Beth Daniels | Essays

Beth Daniels: Taking Things Seriously VI


A German-made plastic pencil sharpener shaped like a TV. Its 3-D screen shows a girl trapeze artist in black tights swinging over a circus crowd. I found it in 1992 in the top drawer of my assigned desk at the American University in Cairo, where I taught English. I used it maybe twice for its stated purpose and gave up because these things never work properly, and I hate pencils.

I'd been living in Egypt just under six months and had adjusted to the noise, the traffic, the poverty, the sheer number of people, and the utter lack of privacy. I regarded this little find as a symbol of my worldliness. So attached was I to it that when a freak earthquake hit Cairo, it was one of the things I found in my hands when I made it outside.

At the time, there was an ad campaign for Tetley Tea on Egyptian television featuring overdubbed footage of Hitler giving a speech. In Arabic, Hitler said something about how England had the ships, America the planes, but "we have the tea!" So my German pencil sharpener took on another meaning: Where the hell was I? What kind of Jew was I to be living in a country where it's as acceptable to use Hitler to sell beverages as it is for Americans to dress up as Lincoln to sell cars?

Today the pencil sharpener lives in my office, where I do not work as a teacher, or with anything remotely to do with the Middle East. It still has a piece of graphite stuck in it.

This short essay is excerpted from Taking Things Seriously: 75 Objects with Unexpected Significance, a book by Joshua Glenn and Carol Hayes in which they and other writers discuss the importance of objects in their lives. This is the sixth essay in a series to appear on Design Observer.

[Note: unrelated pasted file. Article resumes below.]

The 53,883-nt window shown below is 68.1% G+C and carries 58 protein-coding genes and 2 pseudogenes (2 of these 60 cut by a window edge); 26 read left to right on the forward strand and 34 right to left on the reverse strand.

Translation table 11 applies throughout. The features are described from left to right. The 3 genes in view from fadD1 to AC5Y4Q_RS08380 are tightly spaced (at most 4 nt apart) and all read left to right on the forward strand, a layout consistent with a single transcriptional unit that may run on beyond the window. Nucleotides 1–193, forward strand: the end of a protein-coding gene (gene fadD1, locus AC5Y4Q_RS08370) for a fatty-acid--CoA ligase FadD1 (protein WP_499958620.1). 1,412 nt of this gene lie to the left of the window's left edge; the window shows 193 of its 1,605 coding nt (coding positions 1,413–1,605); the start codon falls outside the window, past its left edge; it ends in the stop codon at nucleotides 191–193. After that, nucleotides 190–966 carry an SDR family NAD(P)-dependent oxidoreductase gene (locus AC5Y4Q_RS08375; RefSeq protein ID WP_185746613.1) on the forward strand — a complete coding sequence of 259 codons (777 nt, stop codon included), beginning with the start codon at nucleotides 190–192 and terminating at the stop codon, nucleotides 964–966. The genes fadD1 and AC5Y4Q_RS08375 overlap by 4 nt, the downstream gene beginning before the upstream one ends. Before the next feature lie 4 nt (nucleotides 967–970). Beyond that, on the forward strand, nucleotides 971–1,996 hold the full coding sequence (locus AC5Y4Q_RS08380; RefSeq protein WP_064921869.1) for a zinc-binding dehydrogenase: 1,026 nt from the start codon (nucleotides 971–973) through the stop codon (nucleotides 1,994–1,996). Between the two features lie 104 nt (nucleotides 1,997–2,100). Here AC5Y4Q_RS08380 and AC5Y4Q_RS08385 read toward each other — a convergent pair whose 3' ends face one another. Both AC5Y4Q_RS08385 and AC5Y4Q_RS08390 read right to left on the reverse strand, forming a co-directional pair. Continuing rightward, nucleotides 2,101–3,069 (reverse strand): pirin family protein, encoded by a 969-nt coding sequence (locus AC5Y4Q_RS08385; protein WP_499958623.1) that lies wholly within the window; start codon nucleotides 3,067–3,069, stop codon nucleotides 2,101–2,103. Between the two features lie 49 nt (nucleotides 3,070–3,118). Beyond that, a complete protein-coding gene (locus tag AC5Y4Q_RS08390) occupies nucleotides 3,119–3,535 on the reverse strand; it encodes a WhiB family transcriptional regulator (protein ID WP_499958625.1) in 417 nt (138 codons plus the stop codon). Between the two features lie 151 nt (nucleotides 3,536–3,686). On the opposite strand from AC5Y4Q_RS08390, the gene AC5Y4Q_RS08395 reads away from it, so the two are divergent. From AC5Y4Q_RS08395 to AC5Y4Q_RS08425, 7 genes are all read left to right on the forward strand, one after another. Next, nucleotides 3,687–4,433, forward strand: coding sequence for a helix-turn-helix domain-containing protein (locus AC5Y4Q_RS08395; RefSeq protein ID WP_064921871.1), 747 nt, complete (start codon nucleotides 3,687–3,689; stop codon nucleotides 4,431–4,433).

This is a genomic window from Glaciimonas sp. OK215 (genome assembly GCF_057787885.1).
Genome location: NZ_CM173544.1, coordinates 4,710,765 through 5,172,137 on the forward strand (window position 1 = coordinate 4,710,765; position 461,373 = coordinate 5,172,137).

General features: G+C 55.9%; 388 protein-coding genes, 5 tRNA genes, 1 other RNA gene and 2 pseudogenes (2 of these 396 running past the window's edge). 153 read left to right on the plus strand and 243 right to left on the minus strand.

Posted in: Media

Comments [7]

These beautiful unseen objects are fascinating. Thank you for sharing.
Kevin M. Scarbrough

i cannot believe this because pencil sharpeners from germany are some of the best that are made like sharp blades or sharp needles.

However pencils as of late are faultier and faultier. I do not know where to find a good pencil anymore.

Perhaps this pencil sharpener comes from Eastern Germany and that's why it doesn't work well. Objects made in communist countries were never top quality.
Barbara Kawalec

I see we are all using our first names now. Hmm...

Anyway, I remember these pencil sharpeners. Not this particular one, but the TV shaped pencil sharpeners with the 3-D screens. They were quite popular when I was in elementary school in the 1980s. I know that I personally owned more than one. I believe I had one that had Mighty Mouse in the TV screen (which is not nearly as cool as a trapeze artist, I suppose.)

I can't wait for the book to come out. These posts are great.



Life is:
Nutcracker sweet vs. bananas

Ten years from now, I believe that 3D pencil sharpeners will be worth as much as gold. At least in design value, anyway.
Creative Something

It's interesting to note how these objects sometimes (at least temporarily) own us.
John M

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